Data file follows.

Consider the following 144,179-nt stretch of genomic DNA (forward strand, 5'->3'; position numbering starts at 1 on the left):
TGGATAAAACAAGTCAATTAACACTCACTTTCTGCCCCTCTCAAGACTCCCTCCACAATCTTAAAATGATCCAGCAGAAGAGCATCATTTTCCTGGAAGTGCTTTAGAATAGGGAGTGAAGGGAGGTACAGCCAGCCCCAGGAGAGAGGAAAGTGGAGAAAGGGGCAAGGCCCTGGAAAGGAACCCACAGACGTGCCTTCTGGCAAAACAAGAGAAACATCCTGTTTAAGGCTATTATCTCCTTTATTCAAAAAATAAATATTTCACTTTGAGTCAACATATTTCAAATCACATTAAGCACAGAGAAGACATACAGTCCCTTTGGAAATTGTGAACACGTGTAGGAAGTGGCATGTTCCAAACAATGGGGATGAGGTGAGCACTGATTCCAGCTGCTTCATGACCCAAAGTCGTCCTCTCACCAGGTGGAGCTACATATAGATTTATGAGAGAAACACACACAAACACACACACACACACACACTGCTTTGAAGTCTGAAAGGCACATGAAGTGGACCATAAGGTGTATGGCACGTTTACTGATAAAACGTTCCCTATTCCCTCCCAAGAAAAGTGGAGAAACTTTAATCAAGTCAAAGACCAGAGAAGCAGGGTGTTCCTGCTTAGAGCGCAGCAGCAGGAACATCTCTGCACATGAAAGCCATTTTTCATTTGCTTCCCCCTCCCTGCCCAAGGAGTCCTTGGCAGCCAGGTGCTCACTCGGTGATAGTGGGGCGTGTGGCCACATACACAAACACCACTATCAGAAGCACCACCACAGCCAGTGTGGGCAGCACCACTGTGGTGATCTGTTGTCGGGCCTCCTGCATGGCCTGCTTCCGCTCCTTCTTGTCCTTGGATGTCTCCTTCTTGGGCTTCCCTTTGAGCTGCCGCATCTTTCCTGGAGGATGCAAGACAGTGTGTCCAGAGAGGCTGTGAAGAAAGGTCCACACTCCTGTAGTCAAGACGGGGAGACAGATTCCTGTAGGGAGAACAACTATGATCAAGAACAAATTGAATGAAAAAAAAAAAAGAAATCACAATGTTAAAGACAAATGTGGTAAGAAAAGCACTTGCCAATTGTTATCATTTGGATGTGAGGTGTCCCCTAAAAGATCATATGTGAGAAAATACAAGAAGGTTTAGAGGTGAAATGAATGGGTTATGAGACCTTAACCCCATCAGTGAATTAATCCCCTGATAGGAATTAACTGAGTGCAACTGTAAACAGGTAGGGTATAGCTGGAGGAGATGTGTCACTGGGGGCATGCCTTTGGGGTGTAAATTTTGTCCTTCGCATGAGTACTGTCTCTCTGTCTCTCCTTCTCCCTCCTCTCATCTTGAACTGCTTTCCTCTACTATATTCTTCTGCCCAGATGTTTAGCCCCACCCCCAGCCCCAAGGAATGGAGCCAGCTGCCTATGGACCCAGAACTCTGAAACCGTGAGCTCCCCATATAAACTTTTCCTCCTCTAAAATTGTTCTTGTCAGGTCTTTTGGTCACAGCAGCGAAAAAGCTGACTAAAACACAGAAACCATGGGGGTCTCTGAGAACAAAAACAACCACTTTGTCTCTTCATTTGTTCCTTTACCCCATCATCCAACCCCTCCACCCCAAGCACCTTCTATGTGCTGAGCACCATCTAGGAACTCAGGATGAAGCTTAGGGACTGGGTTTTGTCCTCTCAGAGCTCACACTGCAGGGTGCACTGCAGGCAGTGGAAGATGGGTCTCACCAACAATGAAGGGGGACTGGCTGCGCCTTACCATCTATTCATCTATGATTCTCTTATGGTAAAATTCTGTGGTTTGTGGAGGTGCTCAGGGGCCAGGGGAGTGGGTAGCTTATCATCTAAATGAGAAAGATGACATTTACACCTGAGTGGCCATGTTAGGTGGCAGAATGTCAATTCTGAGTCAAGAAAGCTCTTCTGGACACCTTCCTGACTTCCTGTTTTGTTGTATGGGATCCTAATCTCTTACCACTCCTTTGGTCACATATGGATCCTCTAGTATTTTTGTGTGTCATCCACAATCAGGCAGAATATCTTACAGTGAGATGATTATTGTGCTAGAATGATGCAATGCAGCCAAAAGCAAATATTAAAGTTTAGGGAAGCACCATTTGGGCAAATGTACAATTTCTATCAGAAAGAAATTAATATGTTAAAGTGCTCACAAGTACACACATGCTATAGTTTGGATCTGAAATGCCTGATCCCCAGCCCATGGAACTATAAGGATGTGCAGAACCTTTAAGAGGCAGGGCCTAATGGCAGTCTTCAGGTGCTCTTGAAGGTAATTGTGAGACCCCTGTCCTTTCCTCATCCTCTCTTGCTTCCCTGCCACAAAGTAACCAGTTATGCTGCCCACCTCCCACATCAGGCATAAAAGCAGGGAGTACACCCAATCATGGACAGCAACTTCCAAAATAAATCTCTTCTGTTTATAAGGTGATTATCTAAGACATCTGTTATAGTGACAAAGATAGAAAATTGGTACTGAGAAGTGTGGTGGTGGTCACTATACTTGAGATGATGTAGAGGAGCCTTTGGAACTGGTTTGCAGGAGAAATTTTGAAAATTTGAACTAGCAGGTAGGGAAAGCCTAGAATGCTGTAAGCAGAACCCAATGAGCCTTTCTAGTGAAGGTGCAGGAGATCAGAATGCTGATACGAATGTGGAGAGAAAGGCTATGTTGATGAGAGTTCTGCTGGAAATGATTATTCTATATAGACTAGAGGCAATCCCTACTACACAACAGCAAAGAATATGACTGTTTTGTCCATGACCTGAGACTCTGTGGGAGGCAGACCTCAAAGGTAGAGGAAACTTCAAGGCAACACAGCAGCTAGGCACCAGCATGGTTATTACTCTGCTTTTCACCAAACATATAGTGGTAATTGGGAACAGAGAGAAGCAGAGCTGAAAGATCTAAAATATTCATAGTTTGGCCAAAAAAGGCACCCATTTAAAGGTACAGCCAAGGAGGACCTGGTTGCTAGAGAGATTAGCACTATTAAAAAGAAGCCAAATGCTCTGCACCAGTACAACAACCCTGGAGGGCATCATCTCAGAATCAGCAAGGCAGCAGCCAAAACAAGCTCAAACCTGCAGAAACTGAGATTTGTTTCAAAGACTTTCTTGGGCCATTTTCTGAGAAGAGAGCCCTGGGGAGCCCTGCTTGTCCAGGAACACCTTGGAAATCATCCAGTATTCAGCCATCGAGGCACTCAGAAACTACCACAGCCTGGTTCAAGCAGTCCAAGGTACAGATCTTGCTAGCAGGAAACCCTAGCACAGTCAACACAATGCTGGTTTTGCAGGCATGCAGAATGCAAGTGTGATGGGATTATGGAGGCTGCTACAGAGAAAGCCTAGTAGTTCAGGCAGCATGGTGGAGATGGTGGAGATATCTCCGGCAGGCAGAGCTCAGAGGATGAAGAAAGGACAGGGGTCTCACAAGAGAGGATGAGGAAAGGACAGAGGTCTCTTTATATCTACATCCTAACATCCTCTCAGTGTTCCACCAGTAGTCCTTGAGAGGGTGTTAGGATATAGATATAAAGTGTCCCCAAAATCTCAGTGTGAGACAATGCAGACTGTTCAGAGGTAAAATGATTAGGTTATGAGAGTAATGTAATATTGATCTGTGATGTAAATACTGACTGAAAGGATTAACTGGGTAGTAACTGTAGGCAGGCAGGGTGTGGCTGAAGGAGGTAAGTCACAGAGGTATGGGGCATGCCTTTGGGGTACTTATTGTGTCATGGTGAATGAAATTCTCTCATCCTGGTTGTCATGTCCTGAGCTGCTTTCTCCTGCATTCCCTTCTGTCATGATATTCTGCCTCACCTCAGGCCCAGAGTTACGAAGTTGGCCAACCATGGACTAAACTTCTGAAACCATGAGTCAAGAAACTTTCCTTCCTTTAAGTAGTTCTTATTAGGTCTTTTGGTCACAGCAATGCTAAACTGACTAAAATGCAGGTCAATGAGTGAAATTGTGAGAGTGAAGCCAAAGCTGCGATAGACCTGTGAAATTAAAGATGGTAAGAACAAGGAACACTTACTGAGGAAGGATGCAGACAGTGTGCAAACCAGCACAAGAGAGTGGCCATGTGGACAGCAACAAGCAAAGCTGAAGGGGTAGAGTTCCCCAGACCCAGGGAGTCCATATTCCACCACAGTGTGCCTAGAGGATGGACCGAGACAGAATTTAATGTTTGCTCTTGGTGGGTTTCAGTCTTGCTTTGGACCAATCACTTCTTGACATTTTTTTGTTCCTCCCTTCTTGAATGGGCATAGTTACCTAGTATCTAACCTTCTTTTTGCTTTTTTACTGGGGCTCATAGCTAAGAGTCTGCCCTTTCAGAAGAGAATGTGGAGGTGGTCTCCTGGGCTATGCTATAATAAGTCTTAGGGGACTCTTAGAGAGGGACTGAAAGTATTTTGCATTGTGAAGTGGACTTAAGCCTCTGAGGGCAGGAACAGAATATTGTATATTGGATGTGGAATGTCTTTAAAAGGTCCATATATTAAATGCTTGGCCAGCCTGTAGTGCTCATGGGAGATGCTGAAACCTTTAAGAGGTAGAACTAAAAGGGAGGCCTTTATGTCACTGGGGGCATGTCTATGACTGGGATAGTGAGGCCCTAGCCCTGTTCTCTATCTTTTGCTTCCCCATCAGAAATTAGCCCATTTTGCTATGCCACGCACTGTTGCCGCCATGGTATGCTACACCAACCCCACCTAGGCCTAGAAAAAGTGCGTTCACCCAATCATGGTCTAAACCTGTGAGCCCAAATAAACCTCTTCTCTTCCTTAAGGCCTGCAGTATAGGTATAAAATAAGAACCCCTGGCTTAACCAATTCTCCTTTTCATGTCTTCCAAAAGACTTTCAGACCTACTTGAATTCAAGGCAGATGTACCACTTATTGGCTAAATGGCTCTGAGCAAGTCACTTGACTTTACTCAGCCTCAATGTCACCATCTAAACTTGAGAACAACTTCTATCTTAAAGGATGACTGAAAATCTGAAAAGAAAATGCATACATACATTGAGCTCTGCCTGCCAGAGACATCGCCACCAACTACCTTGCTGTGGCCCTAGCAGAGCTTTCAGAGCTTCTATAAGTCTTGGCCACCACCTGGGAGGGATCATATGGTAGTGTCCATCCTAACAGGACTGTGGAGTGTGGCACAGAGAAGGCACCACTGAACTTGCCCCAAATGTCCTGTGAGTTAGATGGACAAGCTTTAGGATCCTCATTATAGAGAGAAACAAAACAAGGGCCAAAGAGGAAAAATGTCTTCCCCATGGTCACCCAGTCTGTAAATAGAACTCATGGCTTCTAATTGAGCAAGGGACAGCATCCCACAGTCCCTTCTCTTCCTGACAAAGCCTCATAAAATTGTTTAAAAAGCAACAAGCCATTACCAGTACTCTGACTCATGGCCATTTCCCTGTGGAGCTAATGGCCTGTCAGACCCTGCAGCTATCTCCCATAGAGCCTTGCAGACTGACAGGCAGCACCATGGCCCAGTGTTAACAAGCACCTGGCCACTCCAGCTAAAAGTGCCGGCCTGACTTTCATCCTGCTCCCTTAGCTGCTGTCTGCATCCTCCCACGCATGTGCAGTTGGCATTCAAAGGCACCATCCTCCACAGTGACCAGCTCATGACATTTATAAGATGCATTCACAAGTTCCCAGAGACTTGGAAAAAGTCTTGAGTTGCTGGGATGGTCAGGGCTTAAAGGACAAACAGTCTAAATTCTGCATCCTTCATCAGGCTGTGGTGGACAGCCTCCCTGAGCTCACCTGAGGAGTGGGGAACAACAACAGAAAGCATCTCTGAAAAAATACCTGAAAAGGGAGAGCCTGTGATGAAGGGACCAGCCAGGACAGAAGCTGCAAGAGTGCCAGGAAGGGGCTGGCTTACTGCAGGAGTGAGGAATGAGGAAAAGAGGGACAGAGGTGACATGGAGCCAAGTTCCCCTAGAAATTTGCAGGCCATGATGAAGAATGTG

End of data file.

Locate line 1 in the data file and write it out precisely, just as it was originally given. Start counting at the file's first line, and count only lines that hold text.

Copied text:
Consider the following 144,179-nt stretch of genomic DNA (forward strand, 5'->3'; position numbering starts at 1 on the left):